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It’s the holidays, and let’s be honest, sometimes brainstorming great gift ideas is hard. But there is one item that comes to mind every year, something I’ve received as a gift myself a few times. It’s super versatile and can be enjoyed by pretty much anyone.
And that item (if the title hasn’t already made it clear) is the notebook. That’s right. Those sheets of paper bound together that hold all your ideas and creative thoughts.
I recently finished my digital notebook experiment and it’s really reinvigorated my love for notebooks and stationery. I firmly believe that notebooks make a really versatile and reliable option for gifts. So I set out to brainstorm how many ways you could use them to prove that very idea.
Not only are there dozens of ways to use a notebook, but there are also hundreds of different notebooks to choose from. No matter who you are, there’s a notebook out there for you:
- Wide range of prices: Even if you don’t want to break the budget there are still some great options in lower tiers. High-end notebooks are nice, but I’ve found some great ones at my local dollar store.
- Spoiled for Choice: Lots of brands have different sizes, colours, patterns, thicknesses and paper weights so you can pick the one that appeals to you (or to the person who will receive it), You can get it in leather, or spiral-bound. You can get it with a dot grid or heavy watercolour paper. There are so many options out there.
- Personalized: Lots of the higher-end notebooks allow you to monogram the notebook, but you can also do it yourself with stickers or something like the Foil Quill.
- Easily Accessorized: Pen loops, notebook covers, post-its, fancy bookmarks. There are plenty of fun and useful additions you can make to your notebook (or someone else’s).
How I Use A Notebook
I always used to carry a sketchbook around, but it’s taken me a few years to open up my mind to the idea of using a notebook or sketchbook for…well, pretty much anything. I used to be too precious with them, and I would get frustrated if I made mistakes. I thought they were meant to be perfect, and I strived for that perfection instead of letting it be the tool that it was meant to be.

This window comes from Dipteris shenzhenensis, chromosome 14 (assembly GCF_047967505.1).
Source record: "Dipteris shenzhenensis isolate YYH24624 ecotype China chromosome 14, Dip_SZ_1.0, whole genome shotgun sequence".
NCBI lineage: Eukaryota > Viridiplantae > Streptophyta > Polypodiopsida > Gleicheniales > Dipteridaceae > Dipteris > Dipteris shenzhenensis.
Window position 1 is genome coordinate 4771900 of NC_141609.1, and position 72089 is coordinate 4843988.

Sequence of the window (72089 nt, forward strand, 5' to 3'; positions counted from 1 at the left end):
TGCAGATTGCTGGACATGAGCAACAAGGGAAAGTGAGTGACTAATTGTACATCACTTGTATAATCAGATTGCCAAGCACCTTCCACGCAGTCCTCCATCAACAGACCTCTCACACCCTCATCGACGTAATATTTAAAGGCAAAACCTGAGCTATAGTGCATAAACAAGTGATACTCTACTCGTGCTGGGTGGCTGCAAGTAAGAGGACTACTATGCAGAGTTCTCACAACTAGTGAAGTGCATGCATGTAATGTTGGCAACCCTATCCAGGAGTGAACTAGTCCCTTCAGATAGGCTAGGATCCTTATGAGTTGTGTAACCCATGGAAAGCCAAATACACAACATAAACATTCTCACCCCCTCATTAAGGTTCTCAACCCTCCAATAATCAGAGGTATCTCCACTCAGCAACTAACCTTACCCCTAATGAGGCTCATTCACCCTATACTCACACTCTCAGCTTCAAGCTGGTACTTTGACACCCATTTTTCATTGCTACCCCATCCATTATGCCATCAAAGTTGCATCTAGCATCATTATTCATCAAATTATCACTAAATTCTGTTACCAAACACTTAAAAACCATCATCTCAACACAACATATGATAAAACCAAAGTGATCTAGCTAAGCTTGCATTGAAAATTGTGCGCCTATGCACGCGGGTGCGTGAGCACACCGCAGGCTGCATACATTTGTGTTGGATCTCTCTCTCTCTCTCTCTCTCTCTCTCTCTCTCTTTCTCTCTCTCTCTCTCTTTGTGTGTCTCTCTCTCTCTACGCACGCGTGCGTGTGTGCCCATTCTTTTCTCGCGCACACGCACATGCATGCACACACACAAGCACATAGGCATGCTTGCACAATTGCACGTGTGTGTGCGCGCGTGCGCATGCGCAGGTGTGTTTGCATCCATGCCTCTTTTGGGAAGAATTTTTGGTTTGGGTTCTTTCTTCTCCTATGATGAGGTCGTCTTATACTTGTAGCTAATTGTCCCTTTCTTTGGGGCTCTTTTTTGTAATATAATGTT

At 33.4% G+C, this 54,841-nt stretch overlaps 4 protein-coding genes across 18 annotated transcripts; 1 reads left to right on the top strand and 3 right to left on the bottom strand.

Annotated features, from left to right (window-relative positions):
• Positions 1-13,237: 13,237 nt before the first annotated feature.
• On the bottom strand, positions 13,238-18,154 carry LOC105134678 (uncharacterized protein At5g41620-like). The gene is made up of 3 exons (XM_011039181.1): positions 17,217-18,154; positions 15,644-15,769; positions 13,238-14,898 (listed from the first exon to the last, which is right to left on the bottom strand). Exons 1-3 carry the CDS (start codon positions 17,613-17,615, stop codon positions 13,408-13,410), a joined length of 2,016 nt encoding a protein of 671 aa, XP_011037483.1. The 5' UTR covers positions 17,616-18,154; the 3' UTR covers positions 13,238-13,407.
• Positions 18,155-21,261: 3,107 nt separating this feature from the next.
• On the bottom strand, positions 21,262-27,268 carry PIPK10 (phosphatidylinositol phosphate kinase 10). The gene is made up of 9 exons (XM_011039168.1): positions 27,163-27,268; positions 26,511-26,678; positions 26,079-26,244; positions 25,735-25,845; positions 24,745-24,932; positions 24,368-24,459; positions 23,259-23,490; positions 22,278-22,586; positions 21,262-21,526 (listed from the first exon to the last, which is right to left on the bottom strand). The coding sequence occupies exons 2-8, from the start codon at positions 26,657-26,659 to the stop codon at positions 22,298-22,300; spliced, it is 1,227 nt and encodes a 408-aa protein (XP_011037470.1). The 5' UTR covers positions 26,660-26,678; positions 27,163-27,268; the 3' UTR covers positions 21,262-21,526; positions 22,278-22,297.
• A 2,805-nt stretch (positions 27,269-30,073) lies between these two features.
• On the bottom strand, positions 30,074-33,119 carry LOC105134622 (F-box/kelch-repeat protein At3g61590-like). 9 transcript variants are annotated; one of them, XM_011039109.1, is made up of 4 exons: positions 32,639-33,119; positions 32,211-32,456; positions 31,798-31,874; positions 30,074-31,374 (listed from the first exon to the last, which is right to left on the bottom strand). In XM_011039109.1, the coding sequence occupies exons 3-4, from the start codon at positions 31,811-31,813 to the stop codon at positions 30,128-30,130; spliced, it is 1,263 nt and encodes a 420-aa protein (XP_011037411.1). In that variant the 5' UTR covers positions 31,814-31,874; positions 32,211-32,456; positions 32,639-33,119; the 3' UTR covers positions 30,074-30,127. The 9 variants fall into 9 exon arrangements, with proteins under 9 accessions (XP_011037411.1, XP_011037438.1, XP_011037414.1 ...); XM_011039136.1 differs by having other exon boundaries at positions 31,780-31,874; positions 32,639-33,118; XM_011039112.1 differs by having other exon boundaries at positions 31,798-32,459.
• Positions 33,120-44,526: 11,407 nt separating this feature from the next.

I’ve mentioned before that I use a loose interpretation of the bullet journal system. I use month-at-a-glance and year-at-a-glance spreads and bulleted task lists, but I dislike migrating tasks over and over again, so I don’t use it as a daily planner.
It’s also become something of a dumping ground for any and all ideas I have. Sometimes I’m plotting a novel, or designing a piece of jewellery, or working out a blog post. I might be attempting to write copy or sketching a character, or jotting down research I’ll use later. I use it for a bit of everything, and my notebook is a catch-all for all those thoughts and ideas I don’t want to lose.
It has honestly changed my life to use a notebook so regularly, and I highly recommend it, whether you use the standard pen and paper or if you figure out some sort of digital notebook alternative. It’s become an essential part of my life and my creative process, and I don’t know where I’d be without it.
My Recommended Notebook & Supplies
Since I’m gushing about how much I love notebooks, I should probably tell you about some of my favourites, huh? This is stuff that I habitually use and more importantly, repurchase. That’s how much I enjoy them. And maybe you will too.
This is my absolute favourite notebook, and I’ve tried quite a few. I love the softcover, I love the quality and colour of the paper. It’s extremely well made and I’ve taken mine everywhere with me. There are plenty of other notebooks that will do the job just fine, and are far less expensive, but Moleskine has won me over with their quality. If you’re willing to invest a little in a high-quality notebook, the Moleskine comes with my seal of approval. It’s also the best softcover notebook – nice and floppy.
I recently purchased erasable pens after my digital notebook experiment because I loved being able to erase things and I wanted to be able to do that in my notebook without using pencil and getting graphite smears all over my pages. I haven’t been using them as long as the other items on this list but they have changed the game for me. They are incredibly fine and erase really easily without leaving anything behind. Now I can make plans and changes to those plans without having to worry about using whiteout. The ink is a bit on the faint side, but it’s still a lot more visible than a pencil line, and I don’t have to worry about smearing or fading. And the ghosting is practically non-existent.